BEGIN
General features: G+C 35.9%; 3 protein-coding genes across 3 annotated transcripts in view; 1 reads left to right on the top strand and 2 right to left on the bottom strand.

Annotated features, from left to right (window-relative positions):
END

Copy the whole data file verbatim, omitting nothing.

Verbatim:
General features: G+C 35.9%; 3 protein-coding genes across 3 annotated transcripts in view; 1 reads left to right on the top strand and 2 right to left on the bottom strand.

Annotated features, from left to right (window-relative positions):